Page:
Tuesday, March 2, 2010

Garcia Marquez 1

I'm enjoying reading Cien Anos de Soledad. As I've read it before in English I find that even though there are words in Spanish that I don't know I can keep reading without looking them up because I know the plot and am familiar with the way the book flows. To me this books exemplifies magical realism, and there are "magical" occurrences regularly within this first section.

One "magical" event that I find quite interesting is the insomnia illness that Rebeca brings with her to Macondo. First of all, it is an illness most known by the Indians whose role in the book I'm curious to observe more of . Secondly, the insomnia over time results in memory loss as well as what is essentially human regression to a state of being absent of knowledge. The theme of memory seems to be very central to this book, and is tied to the sense of time and the references to the past and future throughout the tale. Memory is also deeply tied to human knowledge, for as Jose Arcadio Buendia's temporary memory loss demonstrates, without memory one doesn't know the function of any objects. This is especially notable, because the book begins in a period when there were numerous things in the known world that had yet to be named. Thus, a cycle of knowledge and memory is created and reversed within the book.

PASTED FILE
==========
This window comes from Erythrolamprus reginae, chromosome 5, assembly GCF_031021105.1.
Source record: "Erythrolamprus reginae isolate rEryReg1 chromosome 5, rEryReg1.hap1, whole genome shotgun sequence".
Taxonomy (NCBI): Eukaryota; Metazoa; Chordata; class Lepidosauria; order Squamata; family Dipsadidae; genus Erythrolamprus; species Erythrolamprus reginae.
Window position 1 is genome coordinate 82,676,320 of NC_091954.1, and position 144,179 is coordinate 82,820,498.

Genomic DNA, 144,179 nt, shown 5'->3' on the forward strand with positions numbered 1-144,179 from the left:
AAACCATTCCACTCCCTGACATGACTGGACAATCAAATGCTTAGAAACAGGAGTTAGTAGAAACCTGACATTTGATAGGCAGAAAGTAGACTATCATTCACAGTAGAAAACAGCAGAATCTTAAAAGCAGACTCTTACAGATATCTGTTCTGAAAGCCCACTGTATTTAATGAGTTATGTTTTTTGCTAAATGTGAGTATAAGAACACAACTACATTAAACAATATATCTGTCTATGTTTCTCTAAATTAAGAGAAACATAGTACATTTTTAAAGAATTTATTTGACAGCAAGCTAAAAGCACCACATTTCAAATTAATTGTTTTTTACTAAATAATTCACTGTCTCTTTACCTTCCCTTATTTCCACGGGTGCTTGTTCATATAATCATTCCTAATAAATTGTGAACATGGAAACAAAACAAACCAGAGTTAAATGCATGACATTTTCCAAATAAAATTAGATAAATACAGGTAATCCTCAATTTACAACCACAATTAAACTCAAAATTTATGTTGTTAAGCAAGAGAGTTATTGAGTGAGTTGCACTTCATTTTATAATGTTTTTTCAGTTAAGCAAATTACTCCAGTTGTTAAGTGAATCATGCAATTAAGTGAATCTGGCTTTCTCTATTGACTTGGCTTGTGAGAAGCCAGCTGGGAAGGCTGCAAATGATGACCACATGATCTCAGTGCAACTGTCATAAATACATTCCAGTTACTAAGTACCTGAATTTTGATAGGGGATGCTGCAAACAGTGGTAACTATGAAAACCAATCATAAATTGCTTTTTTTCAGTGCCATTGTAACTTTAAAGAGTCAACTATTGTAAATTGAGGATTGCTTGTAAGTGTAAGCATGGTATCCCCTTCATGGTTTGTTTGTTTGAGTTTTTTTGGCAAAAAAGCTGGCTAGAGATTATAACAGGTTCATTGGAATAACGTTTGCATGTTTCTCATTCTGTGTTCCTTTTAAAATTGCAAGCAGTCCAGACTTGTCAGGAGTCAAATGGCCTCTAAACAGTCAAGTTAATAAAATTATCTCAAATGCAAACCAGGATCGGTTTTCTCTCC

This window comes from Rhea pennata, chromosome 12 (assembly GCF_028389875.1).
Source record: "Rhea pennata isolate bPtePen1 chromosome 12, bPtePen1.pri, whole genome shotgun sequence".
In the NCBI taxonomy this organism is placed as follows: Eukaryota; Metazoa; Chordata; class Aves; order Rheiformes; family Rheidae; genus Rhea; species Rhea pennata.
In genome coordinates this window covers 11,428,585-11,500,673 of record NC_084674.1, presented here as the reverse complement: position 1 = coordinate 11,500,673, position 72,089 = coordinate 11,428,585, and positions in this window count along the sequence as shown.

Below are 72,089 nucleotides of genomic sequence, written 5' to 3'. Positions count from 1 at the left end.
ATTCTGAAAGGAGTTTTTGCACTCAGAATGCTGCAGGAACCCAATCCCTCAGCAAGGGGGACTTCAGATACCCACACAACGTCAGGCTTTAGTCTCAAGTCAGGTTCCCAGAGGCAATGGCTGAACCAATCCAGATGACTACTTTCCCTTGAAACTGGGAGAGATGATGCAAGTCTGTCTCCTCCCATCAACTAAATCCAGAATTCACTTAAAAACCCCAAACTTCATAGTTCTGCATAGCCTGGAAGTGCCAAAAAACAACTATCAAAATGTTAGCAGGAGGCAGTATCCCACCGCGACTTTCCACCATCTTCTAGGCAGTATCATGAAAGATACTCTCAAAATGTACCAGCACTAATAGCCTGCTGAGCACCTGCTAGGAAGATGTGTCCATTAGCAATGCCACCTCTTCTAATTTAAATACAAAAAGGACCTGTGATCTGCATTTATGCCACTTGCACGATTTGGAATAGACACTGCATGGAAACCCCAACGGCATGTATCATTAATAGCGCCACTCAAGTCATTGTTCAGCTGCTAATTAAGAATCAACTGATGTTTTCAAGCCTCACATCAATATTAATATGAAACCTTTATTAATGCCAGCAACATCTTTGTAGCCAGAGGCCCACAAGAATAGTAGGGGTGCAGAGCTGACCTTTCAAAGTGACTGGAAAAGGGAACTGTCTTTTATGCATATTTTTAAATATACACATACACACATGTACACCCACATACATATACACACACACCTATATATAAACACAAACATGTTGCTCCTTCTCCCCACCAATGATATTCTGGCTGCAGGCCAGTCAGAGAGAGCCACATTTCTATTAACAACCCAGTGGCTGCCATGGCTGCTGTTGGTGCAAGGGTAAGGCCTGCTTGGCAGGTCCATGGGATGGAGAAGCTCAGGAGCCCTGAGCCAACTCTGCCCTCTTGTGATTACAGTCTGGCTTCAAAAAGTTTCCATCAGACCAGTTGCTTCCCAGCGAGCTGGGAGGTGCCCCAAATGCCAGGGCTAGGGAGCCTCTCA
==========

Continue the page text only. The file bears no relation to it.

I've also noticed a lot of references to peace and peacefulness in Macondo. The absence of death in Macondo until Maquialdes' passing marked the town as a place of life and relative harmony. For instance, when Don Apolinar Mascote appears in Macondo and presents himself as the town's magistrate, Jose Arcadio Buendia informs him that there is nothing that needs judging in Macondo. In a sense, Macondo is innocent. Once death occurs in Macondo, however, it seems that things begin to change. At the end of this first section we find out that a war is occurring throughout the region around Macondo, and is making its way to the town.

Macondo changes rapidly within the first section of the book. At first Macondo is a completely isolated town in which ice is the most fascinating discovery. Soon, however, with the influx of more people Macondo changes as do the ways people operate. For instance, all the birds that were commonly kept in cages in people's houses are freed and replaced with musical clocks. Technology and modernity creep into Macondo...I'm curious to read on and remember what other changes occur in the rest of the book.


  1. I also read this in English years ago, and it's almost creepy how the images and plot twists come back to me even through the language barrier. Cause I know I'm not entirely understanding the grammar and vocabulary, but I can still understand the story. There's nothing like feelin' smart!

  2. It's funny. Many people seem to have read this book before! But what's funnier is that many of them seem to be saying that they didn't finish it. I think it's just really hard to wrap your head around at first, but once you begin to understand the use of magical realism in the novel, the understanding becomes much easier.

    On another point, the part of the story where they replaced the birds with clocks to represent the modernity and technology of Macondo is my favorite part. Not because I think clocks are cooler than birds, but because it is so representative of our present culture. I find birds to be soothing and happy, where as clocks reinforce exact time, schedules, appointments, etc. To me, the introduction of clocks to Macondo's society is a representation of the end of a simple, and to me, a happier life.